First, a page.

Various illusions are occasionally included in NTSB accident causal factors but I suspect that they play a larger role and do not receive the credit that they deserve. For example, consider the runway width illusion in which a narrower-than-usual runway can create an illusion that the aircraft is higher than it actually is, leading to a lower approach. If a pilot clips trees during an approach, the accident report will likely state that the pilot failed to maintain a proper glide path to the runway. That is a true statement, but why did the pilot fail to maintain a proper glide path? Perhaps it was because the pilot fell victim to the runway width illusion. Digging deeper into many accidents raises questions about underlying factors that may have adversely affected the pilot.

We all learned about the various illusions that can mess with our perception when we were preparing for the FAA Knowledge Exams. Illusions are probably not something that we think about very much so a review of the subject is a good idea. A concise but thorough explanation of cause and effect for all the major illusions affecting flight can be found in the Pilots Handbook of Aviation Knowledge, Chapter 17. It is available in PDF format as a free download on the FAA website. Click here to download it now.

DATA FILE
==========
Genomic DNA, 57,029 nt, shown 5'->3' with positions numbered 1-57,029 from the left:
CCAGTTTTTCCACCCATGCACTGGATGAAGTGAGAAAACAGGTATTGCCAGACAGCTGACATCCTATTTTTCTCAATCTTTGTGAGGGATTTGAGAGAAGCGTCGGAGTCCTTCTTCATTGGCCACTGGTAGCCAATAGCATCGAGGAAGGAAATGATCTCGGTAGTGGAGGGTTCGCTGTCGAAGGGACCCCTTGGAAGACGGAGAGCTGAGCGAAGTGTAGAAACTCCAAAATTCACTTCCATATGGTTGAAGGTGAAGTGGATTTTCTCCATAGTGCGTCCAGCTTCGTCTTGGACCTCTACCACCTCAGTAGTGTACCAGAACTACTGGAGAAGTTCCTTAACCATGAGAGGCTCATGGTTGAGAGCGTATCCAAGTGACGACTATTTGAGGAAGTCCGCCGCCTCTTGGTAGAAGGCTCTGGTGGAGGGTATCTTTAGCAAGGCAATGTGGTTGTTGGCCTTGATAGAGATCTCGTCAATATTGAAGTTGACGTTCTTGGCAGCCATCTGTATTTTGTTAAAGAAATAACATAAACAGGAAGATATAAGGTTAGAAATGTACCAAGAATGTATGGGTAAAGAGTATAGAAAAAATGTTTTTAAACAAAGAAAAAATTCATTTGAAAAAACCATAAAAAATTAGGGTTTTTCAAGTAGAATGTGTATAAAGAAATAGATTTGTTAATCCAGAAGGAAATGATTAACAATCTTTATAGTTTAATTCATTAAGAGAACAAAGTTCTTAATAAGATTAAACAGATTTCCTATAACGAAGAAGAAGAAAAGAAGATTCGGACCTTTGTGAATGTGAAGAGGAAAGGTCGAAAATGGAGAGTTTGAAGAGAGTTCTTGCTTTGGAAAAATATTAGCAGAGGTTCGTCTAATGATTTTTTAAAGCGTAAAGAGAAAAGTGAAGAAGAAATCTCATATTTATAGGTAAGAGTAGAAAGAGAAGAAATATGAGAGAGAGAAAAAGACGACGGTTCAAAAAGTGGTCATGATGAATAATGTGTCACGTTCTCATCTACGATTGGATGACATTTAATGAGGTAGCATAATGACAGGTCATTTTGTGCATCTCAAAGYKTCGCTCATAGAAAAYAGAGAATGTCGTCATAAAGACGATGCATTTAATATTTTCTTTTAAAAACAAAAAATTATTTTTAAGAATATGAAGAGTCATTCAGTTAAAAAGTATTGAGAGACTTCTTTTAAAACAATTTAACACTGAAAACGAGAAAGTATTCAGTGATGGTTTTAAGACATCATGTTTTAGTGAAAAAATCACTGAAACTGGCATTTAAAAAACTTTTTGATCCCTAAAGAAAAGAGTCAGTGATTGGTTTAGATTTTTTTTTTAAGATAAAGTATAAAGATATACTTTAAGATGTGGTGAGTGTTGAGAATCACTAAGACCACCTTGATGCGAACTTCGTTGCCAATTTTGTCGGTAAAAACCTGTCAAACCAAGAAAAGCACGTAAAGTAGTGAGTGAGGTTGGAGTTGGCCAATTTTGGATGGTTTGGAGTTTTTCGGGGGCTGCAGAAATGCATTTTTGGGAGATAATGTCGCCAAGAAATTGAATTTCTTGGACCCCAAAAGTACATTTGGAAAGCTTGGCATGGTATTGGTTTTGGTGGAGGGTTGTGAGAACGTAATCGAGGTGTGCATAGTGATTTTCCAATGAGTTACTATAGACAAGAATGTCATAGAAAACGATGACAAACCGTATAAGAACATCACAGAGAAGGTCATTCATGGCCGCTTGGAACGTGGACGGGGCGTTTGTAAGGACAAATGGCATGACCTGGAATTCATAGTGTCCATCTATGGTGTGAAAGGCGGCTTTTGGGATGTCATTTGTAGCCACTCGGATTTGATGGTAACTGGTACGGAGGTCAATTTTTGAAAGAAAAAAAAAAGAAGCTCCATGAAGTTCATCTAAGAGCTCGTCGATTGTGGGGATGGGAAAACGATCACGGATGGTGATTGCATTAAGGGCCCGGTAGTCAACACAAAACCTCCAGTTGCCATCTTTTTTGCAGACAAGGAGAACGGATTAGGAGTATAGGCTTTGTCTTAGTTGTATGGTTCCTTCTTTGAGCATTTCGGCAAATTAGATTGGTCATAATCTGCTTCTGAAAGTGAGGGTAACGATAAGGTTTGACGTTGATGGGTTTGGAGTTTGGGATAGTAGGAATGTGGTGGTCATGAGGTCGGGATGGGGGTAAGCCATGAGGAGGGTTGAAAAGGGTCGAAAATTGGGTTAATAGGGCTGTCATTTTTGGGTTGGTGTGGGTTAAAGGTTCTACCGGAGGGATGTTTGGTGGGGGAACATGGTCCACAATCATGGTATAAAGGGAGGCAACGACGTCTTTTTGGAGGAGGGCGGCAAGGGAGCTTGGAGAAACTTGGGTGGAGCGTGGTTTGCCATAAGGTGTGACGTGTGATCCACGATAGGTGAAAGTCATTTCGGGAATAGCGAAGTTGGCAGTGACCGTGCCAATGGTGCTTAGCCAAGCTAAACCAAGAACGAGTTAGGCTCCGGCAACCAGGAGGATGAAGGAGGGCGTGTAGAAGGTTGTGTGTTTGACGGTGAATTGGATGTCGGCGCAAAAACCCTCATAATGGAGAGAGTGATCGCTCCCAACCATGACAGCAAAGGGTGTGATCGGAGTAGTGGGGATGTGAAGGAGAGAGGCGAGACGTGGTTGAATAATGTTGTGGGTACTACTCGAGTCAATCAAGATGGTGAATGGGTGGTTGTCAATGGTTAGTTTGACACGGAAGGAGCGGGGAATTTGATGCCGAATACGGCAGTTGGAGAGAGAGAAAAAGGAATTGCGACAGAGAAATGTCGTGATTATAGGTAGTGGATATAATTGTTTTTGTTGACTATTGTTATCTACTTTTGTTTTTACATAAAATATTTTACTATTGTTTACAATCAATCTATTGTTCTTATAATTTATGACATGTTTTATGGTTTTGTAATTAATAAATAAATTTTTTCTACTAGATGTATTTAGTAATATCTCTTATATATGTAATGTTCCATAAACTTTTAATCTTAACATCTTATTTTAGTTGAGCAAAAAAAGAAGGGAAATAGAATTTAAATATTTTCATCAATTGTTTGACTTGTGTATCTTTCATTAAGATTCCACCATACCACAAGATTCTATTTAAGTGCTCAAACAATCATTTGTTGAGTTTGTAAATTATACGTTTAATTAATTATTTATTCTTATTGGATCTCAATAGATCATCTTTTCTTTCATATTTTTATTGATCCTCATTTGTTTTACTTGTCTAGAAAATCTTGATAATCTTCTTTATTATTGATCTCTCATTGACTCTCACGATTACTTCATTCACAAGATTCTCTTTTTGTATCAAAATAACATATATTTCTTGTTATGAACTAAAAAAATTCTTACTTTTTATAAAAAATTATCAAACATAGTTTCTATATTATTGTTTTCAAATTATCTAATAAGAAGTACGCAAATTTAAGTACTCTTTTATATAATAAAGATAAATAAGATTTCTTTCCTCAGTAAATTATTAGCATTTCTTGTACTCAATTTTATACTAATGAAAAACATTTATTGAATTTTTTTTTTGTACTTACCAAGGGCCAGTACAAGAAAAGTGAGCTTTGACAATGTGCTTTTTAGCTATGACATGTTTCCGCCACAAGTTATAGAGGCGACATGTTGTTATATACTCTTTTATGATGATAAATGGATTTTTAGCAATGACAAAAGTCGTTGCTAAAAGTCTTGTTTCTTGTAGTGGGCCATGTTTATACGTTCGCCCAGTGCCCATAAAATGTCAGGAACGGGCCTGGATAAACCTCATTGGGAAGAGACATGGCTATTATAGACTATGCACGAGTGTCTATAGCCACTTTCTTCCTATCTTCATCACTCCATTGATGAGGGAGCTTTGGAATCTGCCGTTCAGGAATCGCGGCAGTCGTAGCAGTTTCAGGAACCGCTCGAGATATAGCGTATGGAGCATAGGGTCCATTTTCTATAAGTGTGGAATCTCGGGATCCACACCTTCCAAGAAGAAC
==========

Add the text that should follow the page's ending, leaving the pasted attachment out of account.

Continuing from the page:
Accident Analysis

On the night of August 28, 2018, a well-known and respected plastic surgeon was trying to do the right thing. He was flying solo in his Cessna P210 practicing takeoffs and landings at Prescott Regional Airport in Arizona to acquire night currency.

He initially requested clearance from the ground controller to takeoff from runway 21L and stay in the pattern, but the controller told the pilot that the traffic pattern was full. The controller then told the pilot he could depart from and stay in the traffic pattern for 21R, which the pilot accepted.

The requested runway, 21L, is 7,619 feet long and 150 feet wide. The accepted runway, 21R, is 4,846 feet long and 60 feet wide. Runway 21R was equipped with a 2-light precision approach path indicator (PAPI) system with an approach angle of 3.00° located to the left of the runway that provided a threshold crossing height of 48 feet. The runway was equipped with medium intensity edge lights.

The accident occurred at 20:35 local time and the moon had not yet risen. Although visual meteorological conditions prevailed, no natural horizon and few external visual references were available during the visual approach in dark night conditions to judge height above terrain.